Geohintonia mexicana (2010)

By Eric Driskill (March 2010)

Geohintonia mexicana belongs to the tribe Cacteae and the subfamily Cactoideae. This Mexican genus is monotypic, having only one species in the genus.

Some believe this plant to have originated from an ancient hybrid, possibly between Aztekium hintonii and Echinocactus horizonthalonius. G. mexicana grows alongside A. hintonii on gypsum cliffs and hillsides of the Sierra Madre Oriental in Nuevo Leon, Mexico.

E. horizonthalonius has two varieties: nicholii and horizonthalonius. E. horizonthalonius var. horizonthalonius occurs in the Chihuahuan Desert to San Luis Potosi. With G. mexicana growing alongside A. hintonii and E. horizonthalonius var. horizonthalonius growing through that area and continuing almost another 200 miles further south, it is possible that it is a hybrid between the two.

G. mexicana and A. hintonii were both discovered by and named to honor George Hinton. Hinton discovered A. hintonii in 1990 and G. mexicana in 1991. He asked his friends Charles Glass and W. A. Fritz Maurice to describe both finds.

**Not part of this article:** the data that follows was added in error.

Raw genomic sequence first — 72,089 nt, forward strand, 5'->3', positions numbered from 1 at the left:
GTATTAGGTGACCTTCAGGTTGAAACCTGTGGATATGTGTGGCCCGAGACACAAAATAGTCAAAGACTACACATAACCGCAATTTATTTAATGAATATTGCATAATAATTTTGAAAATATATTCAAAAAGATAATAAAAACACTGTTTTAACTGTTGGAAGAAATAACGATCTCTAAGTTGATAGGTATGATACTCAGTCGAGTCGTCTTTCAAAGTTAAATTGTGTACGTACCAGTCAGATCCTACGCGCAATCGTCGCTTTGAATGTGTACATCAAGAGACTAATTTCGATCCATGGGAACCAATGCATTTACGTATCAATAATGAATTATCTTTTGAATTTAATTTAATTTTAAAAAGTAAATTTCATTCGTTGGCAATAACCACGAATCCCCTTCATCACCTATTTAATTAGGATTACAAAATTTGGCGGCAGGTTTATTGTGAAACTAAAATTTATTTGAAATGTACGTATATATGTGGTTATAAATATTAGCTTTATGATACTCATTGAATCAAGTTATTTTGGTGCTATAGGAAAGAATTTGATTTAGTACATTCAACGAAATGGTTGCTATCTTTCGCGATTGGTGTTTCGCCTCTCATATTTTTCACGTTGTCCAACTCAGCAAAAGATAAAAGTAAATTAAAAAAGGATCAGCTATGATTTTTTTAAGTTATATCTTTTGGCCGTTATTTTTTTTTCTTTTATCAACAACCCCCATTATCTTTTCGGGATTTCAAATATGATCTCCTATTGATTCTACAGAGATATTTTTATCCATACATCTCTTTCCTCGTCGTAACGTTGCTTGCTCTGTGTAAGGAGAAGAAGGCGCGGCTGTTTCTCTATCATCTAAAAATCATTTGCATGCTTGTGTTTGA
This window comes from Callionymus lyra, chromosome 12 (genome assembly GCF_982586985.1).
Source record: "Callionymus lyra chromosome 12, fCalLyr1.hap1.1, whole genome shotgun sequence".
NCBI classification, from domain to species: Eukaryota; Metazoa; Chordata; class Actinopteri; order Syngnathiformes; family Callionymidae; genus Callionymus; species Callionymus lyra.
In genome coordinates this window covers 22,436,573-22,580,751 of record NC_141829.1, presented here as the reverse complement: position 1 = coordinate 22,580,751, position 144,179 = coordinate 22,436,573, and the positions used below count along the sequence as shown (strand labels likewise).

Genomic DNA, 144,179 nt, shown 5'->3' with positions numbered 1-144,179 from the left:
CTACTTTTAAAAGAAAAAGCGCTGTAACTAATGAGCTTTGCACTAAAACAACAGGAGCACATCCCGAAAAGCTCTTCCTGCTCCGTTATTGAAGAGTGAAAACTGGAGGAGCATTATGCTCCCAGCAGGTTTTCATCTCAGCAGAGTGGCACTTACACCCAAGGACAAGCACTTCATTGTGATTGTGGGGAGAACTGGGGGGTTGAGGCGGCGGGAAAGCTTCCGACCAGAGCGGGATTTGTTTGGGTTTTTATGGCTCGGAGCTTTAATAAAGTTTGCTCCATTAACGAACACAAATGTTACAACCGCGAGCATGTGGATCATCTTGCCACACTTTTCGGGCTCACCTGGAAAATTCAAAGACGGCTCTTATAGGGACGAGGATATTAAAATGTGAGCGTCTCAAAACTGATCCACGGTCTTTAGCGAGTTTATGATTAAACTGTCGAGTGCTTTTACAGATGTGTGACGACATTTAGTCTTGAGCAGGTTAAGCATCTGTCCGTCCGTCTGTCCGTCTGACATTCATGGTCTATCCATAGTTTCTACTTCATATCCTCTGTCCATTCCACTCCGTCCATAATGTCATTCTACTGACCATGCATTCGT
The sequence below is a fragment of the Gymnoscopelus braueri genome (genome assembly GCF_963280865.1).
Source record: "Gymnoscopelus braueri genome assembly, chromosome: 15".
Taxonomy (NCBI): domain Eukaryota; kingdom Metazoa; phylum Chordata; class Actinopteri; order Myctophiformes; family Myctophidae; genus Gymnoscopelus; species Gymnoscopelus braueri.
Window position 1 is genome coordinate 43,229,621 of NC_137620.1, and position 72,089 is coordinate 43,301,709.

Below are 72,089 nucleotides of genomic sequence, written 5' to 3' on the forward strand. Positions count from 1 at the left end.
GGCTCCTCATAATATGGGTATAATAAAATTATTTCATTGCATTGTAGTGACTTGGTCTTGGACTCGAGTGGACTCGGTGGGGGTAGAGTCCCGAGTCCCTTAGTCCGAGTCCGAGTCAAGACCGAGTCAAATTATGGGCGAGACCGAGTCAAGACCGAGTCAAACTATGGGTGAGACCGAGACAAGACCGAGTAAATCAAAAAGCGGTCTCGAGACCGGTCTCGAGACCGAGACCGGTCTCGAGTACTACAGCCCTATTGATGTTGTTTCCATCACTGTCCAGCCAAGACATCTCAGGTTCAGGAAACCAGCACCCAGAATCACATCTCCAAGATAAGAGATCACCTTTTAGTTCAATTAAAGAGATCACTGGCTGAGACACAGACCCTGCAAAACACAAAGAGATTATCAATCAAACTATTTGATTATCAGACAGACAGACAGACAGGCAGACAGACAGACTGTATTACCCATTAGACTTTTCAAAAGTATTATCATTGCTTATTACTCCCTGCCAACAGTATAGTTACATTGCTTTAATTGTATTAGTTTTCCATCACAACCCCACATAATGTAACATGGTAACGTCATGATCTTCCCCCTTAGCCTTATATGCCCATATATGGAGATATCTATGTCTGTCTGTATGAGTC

Soon after announcement of the discovery of G. mexicana, some collectors, excited about a new genus of cacti, sought specimens, often illegally, and the population came close to becoming extinct in the wild. Only the future will tell what population reduction in the wild will do to the long-term fate of this plant.

The blue-green plants are solitary and globose, and at times become columnar. Ribs are well defined from 18 to 20 and lack tubercles. Plants grow to 4.5 inches tall and 4 inches in diameter. Areoles extend along the rib edges. Spines, which are 0.3 to 0.5 inches long, are slightly curved and shed easily. Flowers are pink to magenta and open during the day.

Despite being very slow to grow, the plants are relatively easy to grow. You should provide a well-draining soil. G. mexicana require strong sun and light watering to maintain compact growth.

The plants can be grown from seed, but take a decade or more to reach flowering size. You will, of course, also see grafted plants attain flowering size in a fraction of the time, although in a few years they grow so large as to be hard to recognize, since we are used to seeing even old plants in small pots and taking their time. It may be possible to graft plants for a time and then root them separately to obtain larger plants.

Whatever you do, make sure not to buy a plant that appears to have been field collected. You may have to enjoy a smaller seed-grown plant for a few years, but you will know you aren’t contributing to the disappearance of this beautiful plant from its native gypsum perch.